Lincolnshire

Fans urged to sing 'Jack Notty' song at Wembley cup final

Jack Nottingham
Image caption Jack Nottingham's special day has been organised by the Band of Builders charity

Football fans are being urged to sing a song for a boy with inoperable bone cancer when he leads Lincoln City and Shrewsbury Town out at Wembley.

Jack Nottingham's special day has been organised by the Band of Builders charity, which ran a carpool karaoke campaign to get fans involved.

The teenager's mum Bridget said people had been absolutely amazing.

She said Jack, 16, was also looking forward to giving the Lincoln players a James Corden-style team talk.

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The Imps take on League One side Shrewsbury in the Checkatrade Trophy on Sunday, with fans from both sides sending messages and posting their carpool karaoke attempts online.

The song - which features the lyrics 'there's only one Jack Notty' - is sung to the tune of Winter Wonderland, with the word winter changed for Wembley.

Players from the club also got involved, with a bit of help from the local police force.

Jack's mum said: "It's just been amazing - some of the videos we've watched have made us quite tearful.

"You just think bless them because they don't know him."

Bridget said the campaign had been a positive distraction for the family, and had also spurred Jack on to have his physiotherapy so he is not dependant on a wheelchair when he leads the team out at Wembley.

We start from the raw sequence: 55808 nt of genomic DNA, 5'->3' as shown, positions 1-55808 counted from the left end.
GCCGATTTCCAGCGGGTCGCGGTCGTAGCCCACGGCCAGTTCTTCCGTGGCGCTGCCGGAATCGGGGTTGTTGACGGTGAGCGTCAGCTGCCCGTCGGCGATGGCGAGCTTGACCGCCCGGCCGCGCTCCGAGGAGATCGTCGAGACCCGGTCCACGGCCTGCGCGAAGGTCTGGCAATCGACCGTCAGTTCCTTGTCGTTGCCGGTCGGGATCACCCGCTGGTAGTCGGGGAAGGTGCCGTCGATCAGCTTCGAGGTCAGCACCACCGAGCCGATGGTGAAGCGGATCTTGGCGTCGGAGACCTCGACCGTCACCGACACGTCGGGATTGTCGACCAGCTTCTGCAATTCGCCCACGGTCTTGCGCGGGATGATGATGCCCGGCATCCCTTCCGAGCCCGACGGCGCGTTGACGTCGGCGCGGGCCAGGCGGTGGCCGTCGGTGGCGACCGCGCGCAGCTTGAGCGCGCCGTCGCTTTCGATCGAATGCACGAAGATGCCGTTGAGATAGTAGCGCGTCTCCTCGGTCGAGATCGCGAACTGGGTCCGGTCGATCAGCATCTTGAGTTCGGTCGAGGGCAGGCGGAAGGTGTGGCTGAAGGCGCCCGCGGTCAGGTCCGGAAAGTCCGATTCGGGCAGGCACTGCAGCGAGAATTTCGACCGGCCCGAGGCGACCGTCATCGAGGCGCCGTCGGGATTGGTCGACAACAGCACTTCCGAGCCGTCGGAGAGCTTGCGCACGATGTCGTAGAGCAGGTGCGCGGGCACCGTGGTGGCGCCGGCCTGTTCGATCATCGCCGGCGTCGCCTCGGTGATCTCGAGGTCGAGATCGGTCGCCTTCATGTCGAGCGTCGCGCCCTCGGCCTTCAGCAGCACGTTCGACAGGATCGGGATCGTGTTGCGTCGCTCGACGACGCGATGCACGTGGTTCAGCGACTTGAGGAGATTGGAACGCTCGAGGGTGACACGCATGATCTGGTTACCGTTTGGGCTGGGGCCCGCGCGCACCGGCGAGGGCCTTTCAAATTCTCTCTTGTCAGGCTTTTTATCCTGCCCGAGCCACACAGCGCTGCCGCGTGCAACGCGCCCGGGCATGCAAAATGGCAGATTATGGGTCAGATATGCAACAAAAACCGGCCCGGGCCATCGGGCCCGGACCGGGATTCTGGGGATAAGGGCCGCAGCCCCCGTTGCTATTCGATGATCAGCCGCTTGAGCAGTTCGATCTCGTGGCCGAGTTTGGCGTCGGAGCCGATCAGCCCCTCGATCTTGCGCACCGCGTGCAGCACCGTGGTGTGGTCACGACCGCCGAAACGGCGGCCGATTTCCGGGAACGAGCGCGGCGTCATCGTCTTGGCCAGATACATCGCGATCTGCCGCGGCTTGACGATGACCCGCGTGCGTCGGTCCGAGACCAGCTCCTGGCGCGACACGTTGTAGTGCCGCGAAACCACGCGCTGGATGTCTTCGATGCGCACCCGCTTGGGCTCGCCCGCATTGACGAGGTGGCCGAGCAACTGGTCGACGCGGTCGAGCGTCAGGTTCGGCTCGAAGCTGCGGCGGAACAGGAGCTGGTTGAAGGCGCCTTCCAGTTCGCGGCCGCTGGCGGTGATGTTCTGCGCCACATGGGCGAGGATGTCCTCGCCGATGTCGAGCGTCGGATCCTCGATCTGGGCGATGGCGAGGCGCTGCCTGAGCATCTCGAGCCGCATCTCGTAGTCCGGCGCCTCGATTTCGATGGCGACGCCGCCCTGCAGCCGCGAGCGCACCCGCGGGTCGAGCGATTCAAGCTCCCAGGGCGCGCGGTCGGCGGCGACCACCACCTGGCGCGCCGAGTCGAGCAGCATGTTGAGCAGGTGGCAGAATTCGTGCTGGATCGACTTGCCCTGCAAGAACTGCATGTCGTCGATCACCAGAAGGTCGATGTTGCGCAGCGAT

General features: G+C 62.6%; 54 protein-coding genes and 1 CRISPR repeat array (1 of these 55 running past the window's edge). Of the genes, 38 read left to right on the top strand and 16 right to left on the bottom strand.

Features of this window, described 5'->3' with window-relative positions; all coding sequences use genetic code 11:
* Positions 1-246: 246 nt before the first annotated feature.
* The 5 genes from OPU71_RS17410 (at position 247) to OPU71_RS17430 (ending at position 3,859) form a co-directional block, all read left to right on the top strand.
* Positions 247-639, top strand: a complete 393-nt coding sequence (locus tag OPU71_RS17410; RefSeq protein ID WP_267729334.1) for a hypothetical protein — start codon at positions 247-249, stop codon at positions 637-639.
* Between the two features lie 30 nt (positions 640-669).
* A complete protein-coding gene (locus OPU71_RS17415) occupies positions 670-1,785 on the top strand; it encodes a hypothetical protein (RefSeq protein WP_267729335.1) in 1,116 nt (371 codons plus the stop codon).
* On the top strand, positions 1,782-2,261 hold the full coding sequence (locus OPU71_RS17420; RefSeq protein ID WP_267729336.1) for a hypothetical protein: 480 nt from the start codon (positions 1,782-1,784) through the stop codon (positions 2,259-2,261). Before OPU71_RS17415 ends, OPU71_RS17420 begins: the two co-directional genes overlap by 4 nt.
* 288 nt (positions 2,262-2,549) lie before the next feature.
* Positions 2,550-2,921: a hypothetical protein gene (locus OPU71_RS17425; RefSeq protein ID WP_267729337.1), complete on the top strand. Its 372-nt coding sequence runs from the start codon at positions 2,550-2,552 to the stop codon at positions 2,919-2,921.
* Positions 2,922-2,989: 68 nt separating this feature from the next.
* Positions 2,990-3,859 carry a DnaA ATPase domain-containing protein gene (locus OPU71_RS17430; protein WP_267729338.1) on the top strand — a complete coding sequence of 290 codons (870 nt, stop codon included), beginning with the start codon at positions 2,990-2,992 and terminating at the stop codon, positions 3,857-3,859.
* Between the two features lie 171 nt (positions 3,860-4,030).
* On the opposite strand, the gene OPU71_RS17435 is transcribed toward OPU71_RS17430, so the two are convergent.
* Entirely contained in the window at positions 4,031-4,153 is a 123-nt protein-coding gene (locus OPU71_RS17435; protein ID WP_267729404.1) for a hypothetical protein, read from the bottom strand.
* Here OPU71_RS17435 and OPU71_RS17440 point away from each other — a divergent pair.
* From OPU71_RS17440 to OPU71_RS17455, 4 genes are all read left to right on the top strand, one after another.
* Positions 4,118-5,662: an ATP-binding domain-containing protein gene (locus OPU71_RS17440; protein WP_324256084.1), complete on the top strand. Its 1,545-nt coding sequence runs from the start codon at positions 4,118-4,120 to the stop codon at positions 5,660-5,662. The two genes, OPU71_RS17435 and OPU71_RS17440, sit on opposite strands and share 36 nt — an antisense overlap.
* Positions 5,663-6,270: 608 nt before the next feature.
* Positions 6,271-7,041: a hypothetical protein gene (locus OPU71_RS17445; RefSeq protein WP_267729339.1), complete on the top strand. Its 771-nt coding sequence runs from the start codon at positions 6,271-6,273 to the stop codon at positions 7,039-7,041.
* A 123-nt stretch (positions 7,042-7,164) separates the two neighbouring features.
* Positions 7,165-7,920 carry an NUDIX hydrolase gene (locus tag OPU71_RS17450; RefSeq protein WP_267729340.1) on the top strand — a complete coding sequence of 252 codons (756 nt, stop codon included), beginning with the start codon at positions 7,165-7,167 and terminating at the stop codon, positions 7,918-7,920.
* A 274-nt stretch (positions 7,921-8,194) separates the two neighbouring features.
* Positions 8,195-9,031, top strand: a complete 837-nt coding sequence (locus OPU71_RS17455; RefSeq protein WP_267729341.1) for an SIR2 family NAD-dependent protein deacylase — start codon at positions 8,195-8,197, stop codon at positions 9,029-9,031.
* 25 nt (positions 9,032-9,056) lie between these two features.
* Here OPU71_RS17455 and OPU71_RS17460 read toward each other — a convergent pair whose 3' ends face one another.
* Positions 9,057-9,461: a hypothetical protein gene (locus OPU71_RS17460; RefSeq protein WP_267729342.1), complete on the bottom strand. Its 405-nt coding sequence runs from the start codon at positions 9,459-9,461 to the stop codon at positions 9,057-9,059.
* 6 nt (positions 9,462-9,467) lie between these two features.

"If everyone sings his name there will not be dry eye," she said.

"We are so proud."

She added that Jack, who will walk out with the match ball in front of thousands of fans, was also hoping to give a James Corden-style pre-match team talk to some of the players.

Corden is well known for a 2009 Comic Relief sketch in which his character Smithy stumbles into an England Football meeting and lets rip.

Jack's mum says he will probably take it a bit easier on his heroes though.

More than 26,000 Lincoln City fans are travelling to Wembley for what will be the club's first ever appearance at the stadium in its 133-year history.

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